A large portrait of Thailand's King Maha Vajiralongkorn dominates one end of the open-air enclosure where an elephant known as Plai Ekachai starts his day at a conservation center in the country's northeast.
Since last year, the 33-year-old male elephant has been treated with reverence as a deity after being identified as the first auspicious white elephant to be discovered under the reign of King Rama X, as the monarch is also known.
The elephant is to be presented as a gift to the new king sometime after this weekend's coronation ceremonies, the first the country will have seen in 69 years.
"There is no greater merit than to raise such an elephant for the king," says Thanabadee Promsook, 35, who runs the center housing nine other regular elephants.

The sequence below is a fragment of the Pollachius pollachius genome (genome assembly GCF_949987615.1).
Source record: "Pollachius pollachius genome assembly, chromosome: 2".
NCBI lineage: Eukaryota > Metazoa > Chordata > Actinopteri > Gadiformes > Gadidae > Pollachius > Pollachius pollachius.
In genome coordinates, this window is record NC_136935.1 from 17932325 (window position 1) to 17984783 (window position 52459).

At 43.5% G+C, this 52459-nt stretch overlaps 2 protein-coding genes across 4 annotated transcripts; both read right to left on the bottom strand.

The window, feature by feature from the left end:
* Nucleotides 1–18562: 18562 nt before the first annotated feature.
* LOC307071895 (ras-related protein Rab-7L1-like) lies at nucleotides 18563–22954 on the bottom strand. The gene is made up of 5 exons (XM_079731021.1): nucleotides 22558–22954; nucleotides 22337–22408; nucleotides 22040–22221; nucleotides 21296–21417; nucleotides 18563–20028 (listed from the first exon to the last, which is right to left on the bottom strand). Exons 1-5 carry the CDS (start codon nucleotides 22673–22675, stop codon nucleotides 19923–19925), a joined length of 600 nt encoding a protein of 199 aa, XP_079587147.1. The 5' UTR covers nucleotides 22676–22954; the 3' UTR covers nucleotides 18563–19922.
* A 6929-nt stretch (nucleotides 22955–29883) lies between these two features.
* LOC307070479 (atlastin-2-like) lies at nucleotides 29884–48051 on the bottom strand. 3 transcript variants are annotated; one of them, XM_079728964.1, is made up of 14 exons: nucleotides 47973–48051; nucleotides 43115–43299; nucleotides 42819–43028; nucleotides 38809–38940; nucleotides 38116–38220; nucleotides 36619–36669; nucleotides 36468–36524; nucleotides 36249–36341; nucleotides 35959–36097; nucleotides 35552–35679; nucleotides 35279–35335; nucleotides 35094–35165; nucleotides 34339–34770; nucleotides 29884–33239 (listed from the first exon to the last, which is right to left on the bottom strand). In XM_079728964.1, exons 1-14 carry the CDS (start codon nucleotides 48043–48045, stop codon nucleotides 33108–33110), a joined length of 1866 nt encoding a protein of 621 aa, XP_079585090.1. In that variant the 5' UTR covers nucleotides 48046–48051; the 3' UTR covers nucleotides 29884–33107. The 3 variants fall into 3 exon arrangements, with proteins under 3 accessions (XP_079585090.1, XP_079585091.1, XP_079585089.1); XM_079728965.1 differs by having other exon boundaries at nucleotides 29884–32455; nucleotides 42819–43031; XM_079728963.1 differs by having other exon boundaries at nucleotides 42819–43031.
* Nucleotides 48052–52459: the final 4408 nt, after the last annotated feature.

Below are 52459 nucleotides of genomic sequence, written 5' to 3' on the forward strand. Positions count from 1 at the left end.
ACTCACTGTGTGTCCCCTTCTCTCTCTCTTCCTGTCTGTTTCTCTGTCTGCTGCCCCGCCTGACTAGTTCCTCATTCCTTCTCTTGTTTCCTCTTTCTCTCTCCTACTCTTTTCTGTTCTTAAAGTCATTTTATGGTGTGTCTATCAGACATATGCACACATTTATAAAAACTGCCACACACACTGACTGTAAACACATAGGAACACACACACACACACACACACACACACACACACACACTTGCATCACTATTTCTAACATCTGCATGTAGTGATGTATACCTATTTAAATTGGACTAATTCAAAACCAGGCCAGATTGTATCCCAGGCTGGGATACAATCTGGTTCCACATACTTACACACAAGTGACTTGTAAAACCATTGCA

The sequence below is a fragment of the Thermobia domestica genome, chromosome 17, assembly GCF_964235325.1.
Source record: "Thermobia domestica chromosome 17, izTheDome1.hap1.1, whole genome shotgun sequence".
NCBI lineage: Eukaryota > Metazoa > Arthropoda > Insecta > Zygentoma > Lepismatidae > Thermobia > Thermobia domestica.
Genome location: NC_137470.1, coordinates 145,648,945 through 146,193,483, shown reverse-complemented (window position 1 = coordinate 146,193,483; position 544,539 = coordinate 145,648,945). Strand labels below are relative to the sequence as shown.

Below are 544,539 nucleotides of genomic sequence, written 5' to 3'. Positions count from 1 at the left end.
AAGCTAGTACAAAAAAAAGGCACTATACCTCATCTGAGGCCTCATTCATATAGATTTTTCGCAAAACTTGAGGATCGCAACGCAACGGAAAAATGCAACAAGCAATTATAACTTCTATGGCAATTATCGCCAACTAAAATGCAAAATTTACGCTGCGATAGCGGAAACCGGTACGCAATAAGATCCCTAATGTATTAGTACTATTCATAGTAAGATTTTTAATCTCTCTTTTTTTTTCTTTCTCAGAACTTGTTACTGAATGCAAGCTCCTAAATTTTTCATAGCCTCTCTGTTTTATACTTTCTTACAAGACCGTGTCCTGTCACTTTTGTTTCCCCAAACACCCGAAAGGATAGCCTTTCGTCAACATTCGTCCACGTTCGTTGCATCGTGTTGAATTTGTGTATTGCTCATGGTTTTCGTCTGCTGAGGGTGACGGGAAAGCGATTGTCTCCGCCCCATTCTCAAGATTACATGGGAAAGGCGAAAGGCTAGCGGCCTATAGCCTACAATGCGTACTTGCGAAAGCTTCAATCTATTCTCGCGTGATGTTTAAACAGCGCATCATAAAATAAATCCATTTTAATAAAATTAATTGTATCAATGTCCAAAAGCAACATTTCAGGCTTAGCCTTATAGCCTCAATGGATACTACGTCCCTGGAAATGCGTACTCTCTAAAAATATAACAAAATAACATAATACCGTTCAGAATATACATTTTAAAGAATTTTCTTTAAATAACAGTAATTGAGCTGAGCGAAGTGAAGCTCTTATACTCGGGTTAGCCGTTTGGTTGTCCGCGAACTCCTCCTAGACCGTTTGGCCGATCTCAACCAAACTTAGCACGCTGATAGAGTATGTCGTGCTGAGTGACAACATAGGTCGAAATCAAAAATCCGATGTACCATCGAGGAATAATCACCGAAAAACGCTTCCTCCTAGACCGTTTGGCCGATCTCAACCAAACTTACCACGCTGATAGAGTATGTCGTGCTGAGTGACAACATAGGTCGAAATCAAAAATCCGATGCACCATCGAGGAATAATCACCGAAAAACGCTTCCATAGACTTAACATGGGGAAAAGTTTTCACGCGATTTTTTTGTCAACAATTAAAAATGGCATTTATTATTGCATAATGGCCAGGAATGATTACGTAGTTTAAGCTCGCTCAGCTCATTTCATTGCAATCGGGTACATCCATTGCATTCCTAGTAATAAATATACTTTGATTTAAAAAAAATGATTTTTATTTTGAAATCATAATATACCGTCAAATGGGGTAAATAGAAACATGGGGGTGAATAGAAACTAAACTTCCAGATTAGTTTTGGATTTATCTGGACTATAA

Thanabadee refers to the elephant as "His Highness" and kneels before him daily. "Plai" in Thai means male elephant.
Elephants classified as white in Thailand are not necessarily albino or solid white but are more pale in colour than normal and are rare and especially revered.
They are regarded as a symbol of kingship and treated as deities, mainly due to the mythical white elephant Airavata, or Erawan as Thais call him, who is the vehicle of Indra, king of the Hindu gods.